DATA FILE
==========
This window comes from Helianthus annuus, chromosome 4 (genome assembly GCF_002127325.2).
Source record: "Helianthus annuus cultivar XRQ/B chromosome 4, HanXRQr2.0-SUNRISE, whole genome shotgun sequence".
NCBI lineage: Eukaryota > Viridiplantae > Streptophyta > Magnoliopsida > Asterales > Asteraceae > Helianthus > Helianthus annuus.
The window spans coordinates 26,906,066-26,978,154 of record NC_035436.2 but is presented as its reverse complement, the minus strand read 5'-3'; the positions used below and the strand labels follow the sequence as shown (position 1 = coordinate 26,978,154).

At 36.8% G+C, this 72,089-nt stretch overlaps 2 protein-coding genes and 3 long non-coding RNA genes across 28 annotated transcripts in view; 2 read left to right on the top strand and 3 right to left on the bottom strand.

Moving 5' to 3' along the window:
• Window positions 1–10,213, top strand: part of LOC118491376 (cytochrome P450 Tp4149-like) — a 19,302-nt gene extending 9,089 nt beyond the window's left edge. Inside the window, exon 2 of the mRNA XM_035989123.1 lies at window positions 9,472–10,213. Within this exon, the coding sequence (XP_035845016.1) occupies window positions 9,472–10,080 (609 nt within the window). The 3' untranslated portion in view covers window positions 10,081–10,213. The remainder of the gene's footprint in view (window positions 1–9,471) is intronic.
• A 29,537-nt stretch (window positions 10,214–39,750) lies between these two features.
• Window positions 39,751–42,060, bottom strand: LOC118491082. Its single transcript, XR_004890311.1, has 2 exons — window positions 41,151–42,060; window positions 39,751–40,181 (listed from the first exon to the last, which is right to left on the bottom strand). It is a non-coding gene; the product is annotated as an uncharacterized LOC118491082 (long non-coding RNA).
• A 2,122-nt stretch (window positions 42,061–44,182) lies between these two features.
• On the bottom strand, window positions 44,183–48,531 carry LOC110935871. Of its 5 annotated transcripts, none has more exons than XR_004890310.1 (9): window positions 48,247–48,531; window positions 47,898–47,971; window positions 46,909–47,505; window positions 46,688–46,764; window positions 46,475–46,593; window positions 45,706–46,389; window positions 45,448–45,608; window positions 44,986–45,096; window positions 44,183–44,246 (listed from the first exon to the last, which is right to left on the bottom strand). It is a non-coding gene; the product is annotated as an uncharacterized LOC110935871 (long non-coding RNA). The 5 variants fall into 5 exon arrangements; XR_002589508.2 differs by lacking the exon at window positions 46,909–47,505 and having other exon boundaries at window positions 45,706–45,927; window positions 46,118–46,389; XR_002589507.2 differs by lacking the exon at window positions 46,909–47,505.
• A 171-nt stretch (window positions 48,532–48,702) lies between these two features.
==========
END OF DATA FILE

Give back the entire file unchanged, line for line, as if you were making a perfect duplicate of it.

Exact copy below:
This window comes from Helianthus annuus, chromosome 4 (genome assembly GCF_002127325.2).
Source record: "Helianthus annuus cultivar XRQ/B chromosome 4, HanXRQr2.0-SUNRISE, whole genome shotgun sequence".
NCBI lineage: Eukaryota > Viridiplantae > Streptophyta > Magnoliopsida > Asterales > Asteraceae > Helianthus > Helianthus annuus.
The window spans coordinates 26,906,066-26,978,154 of record NC_035436.2 but is presented as its reverse complement, the minus strand read 5'-3'; the positions used below and the strand labels follow the sequence as shown (position 1 = coordinate 26,978,154).

At 36.8% G+C, this 72,089-nt stretch overlaps 2 protein-coding genes and 3 long non-coding RNA genes across 28 annotated transcripts in view; 2 read left to right on the top strand and 3 right to left on the bottom strand.

Moving 5' to 3' along the window:
• Window positions 1–10,213, top strand: part of LOC118491376 (cytochrome P450 Tp4149-like) — a 19,302-nt gene extending 9,089 nt beyond the window's left edge. Inside the window, exon 2 of the mRNA XM_035989123.1 lies at window positions 9,472–10,213. Within this exon, the coding sequence (XP_035845016.1) occupies window positions 9,472–10,080 (609 nt within the window). The 3' untranslated portion in view covers window positions 10,081–10,213. The remainder of the gene's footprint in view (window positions 1–9,471) is intronic.
• A 29,537-nt stretch (window positions 10,214–39,750) lies between these two features.
• Window positions 39,751–42,060, bottom strand: LOC118491082. Its single transcript, XR_004890311.1, has 2 exons — window positions 41,151–42,060; window positions 39,751–40,181 (listed from the first exon to the last, which is right to left on the bottom strand). It is a non-coding gene; the product is annotated as an uncharacterized LOC118491082 (long non-coding RNA).
• A 2,122-nt stretch (window positions 42,061–44,182) lies between these two features.
• On the bottom strand, window positions 44,183–48,531 carry LOC110935871. Of its 5 annotated transcripts, none has more exons than XR_004890310.1 (9): window positions 48,247–48,531; window positions 47,898–47,971; window positions 46,909–47,505; window positions 46,688–46,764; window positions 46,475–46,593; window positions 45,706–46,389; window positions 45,448–45,608; window positions 44,986–45,096; window positions 44,183–44,246 (listed from the first exon to the last, which is right to left on the bottom strand). It is a non-coding gene; the product is annotated as an uncharacterized LOC110935871 (long non-coding RNA). The 5 variants fall into 5 exon arrangements; XR_002589508.2 differs by lacking the exon at window positions 46,909–47,505 and having other exon boundaries at window positions 45,706–45,927; window positions 46,118–46,389; XR_002589507.2 differs by lacking the exon at window positions 46,909–47,505.
• A 171-nt stretch (window positions 48,532–48,702) lies between these two features.